(HedgeCo.Net) The Securities and Exchange Commission has obtained a final judgment against Scott Newsholme, a New Jersey-based tax preparer, who was charged with defrauding his clients after convincing them to give him their money to invest.
According to the SEC’s complaint, filed September 6, 2017, Newsholme fabricated account statements, doctored stock certificates, and forged promissory notes as part of a scheme in which he convinced clients seeking his financial planning advice that he would invest on their behalf. The SEC alleged that instead of investing clients’ money, Newsholme cashed their investment checks at a check-cashing store and pocketed the funds while assuring his clients that their assets were safe and flourishing. The SEC further alleged that Newsholme made Ponzi-like payments to certain investors, and misappropriated more than $1 million from his investment clients to support his lifestyle and gambling habit.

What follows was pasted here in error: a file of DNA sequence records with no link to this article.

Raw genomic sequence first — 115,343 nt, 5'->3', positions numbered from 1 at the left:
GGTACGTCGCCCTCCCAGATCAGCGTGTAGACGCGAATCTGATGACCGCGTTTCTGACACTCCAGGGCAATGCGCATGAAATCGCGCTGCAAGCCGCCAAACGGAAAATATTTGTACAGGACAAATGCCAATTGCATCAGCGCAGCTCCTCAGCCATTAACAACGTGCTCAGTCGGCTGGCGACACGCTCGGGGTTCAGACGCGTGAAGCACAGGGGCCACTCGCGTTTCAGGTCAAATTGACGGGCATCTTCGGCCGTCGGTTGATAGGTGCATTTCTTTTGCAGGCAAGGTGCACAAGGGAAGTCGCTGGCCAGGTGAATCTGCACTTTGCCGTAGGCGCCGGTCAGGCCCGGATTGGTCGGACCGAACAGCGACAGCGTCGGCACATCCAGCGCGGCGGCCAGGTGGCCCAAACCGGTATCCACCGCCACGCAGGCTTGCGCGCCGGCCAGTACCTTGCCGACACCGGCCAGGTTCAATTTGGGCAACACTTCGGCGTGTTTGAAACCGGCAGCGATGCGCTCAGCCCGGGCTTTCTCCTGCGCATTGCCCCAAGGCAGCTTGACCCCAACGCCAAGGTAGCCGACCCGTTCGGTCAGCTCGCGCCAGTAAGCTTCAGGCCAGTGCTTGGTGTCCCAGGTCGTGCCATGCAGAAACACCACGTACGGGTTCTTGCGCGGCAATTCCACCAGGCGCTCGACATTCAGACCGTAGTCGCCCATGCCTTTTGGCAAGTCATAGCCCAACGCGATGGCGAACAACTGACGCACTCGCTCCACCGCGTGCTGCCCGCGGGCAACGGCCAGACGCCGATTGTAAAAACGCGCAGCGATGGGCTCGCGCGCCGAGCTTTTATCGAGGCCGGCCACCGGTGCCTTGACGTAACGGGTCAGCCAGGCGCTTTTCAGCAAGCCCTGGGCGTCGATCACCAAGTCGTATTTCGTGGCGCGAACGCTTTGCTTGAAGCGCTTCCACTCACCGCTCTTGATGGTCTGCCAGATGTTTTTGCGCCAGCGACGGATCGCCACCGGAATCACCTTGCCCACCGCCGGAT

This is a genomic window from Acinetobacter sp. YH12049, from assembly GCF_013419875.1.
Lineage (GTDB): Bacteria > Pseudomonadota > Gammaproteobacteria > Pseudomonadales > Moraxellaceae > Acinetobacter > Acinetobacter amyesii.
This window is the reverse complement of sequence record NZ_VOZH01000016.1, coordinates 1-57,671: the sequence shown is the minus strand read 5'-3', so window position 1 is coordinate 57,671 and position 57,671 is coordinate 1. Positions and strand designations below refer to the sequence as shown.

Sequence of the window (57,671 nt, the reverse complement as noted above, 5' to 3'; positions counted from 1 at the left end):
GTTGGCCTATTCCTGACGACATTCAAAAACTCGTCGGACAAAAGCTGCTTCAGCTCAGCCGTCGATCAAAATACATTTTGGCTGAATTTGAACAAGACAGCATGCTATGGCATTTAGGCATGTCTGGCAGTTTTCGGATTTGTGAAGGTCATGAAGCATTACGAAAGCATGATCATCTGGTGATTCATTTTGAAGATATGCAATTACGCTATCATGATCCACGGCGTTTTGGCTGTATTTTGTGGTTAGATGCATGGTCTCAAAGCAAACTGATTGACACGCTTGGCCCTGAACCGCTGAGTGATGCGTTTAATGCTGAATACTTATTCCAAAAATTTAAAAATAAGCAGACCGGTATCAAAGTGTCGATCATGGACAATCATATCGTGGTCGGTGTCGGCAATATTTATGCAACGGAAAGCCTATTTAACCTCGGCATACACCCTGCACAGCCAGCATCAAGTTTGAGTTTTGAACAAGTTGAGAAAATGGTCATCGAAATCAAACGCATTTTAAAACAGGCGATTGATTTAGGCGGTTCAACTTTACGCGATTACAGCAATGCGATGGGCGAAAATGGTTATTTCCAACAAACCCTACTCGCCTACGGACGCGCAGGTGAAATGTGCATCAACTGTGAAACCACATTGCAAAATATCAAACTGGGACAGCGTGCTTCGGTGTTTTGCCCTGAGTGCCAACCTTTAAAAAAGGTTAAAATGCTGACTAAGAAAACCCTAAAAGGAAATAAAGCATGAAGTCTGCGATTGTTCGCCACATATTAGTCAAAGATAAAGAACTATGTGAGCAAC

In a parallel criminal case, Newsholme pled guilty to wire fraud in violation of 18 U.S.C. § 1343, aggravated identity theft in violation of 18 U.S.C. § 1028A, and aiding and abetting the preparation of false tax returns in violation of 18 U.S.C. § 7206(2). Newsholme was sentenced to 102 months in prison, followed by three years of supervised release, and was ordered to pay $2,043,291 in restitution. Following Newsholme’s criminal conviction, the SEC barred Newsholme from the securities industry.
On March, 22, 2019, the U.S. District Court for the District of New Jersey, entered a final judgment against Newsholme. The final judgment enjoins Newsholme from violating the antifraud provisions of Section 10(b) of the Securities Exchange Act of 1934 and Rule 10b-5 thereunder, Section 17(a) of the Securities Act of 1933, and Sections 206(1) and 206(2) of the Investment Advisers Act of 1940. The final judgment also ordered Newsholme to pay disgorgement and prejudgment interest in the amount of $1,567,384, which was deemed satisfied by the entry of the restitution order in the parallel criminal case.